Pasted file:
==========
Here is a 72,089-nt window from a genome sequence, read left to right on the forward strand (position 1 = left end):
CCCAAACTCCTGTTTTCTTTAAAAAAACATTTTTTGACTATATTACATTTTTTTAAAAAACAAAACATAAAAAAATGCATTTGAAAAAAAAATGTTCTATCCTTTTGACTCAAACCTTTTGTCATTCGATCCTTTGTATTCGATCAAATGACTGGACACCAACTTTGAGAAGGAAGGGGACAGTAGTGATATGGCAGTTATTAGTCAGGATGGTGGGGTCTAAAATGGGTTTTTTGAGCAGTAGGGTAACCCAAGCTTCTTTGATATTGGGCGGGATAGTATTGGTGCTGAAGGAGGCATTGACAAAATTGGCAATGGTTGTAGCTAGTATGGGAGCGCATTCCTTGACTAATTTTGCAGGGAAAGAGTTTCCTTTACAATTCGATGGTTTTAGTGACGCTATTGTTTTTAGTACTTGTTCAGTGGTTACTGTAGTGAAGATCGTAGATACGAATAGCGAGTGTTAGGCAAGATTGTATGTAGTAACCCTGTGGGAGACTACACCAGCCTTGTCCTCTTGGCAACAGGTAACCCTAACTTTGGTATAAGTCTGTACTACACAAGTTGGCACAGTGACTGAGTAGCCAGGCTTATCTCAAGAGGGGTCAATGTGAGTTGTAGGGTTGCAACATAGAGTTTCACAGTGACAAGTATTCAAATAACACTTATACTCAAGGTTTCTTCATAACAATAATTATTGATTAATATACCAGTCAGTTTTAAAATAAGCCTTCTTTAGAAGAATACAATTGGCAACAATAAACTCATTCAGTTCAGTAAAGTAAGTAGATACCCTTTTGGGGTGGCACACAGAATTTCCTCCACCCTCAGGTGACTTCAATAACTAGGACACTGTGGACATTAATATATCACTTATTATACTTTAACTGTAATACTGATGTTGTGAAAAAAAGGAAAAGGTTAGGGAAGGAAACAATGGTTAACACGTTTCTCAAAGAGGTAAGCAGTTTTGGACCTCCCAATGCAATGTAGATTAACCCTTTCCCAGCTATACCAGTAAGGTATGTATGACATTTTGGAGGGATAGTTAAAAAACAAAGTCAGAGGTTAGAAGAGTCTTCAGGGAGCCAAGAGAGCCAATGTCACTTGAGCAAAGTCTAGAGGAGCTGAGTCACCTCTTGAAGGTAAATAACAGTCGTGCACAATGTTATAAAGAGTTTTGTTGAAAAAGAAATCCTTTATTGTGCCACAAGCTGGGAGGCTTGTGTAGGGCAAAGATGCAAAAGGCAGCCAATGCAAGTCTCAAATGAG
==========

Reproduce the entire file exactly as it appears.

Here is a 72,089-nt window from a genome sequence, read left to right on the forward strand (position 1 = left end):
CCCAAACTCCTGTTTTCTTTAAAAAAACATTTTTTGACTATATTACATTTTTTTAAAAAACAAAACATAAAAAAATGCATTTGAAAAAAAAATGTTCTATCCTTTTGACTCAAACCTTTTGTCATTCGATCCTTTGTATTCGATCAAATGACTGGACACCAACTTTGAGAAGGAAGGGGACAGTAGTGATATGGCAGTTATTAGTCAGGATGGTGGGGTCTAAAATGGGTTTTTTGAGCAGTAGGGTAACCCAAGCTTCTTTGATATTGGGCGGGATAGTATTGGTGCTGAAGGAGGCATTGACAAAATTGGCAATGGTTGTAGCTAGTATGGGAGCGCATTCCTTGACTAATTTTGCAGGGAAAGAGTTTCCTTTACAATTCGATGGTTTTAGTGACGCTATTGTTTTTAGTACTTGTTCAGTGGTTACTGTAGTGAAGATCGTAGATACGAATAGCGAGTGTTAGGCAAGATTGTATGTAGTAACCCTGTGGGAGACTACACCAGCCTTGTCCTCTTGGCAACAGGTAACCCTAACTTTGGTATAAGTCTGTACTACACAAGTTGGCACAGTGACTGAGTAGCCAGGCTTATCTCAAGAGGGGTCAATGTGAGTTGTAGGGTTGCAACATAGAGTTTCACAGTGACAAGTATTCAAATAACACTTATACTCAAGGTTTCTTCATAACAATAATTATTGATTAATATACCAGTCAGTTTTAAAATAAGCCTTCTTTAGAAGAATACAATTGGCAACAATAAACTCATTCAGTTCAGTAAAGTAAGTAGATACCCTTTTGGGGTGGCACACAGAATTTCCTCCACCCTCAGGTGACTTCAATAACTAGGACACTGTGGACATTAATATATCACTTATTATACTTTAACTGTAATACTGATGTTGTGAAAAAAAGGAAAAGGTTAGGGAAGGAAACAATGGTTAACACGTTTCTCAAAGAGGTAAGCAGTTTTGGACCTCCCAATGCAATGTAGATTAACCCTTTCCCAGCTATACCAGTAAGGTATGTATGACATTTTGGAGGGATAGTTAAAAAACAAAGTCAGAGGTTAGAAGAGTCTTCAGGGAGCCAAGAGAGCCAATGTCACTTGAGCAAAGTCTAGAGGAGCTGAGTCACCTCTTGAAGGTAAATAACAGTCGTGCACAATGTTATAAAGAGTTTTGTTGAAAAAGAAATCCTTTATTGTGCCACAAGCTGGGAGGCTTGTGTAGGGCAAAGATGCAAAAGGCAGCCAATGCAAGTCTCAAATGAG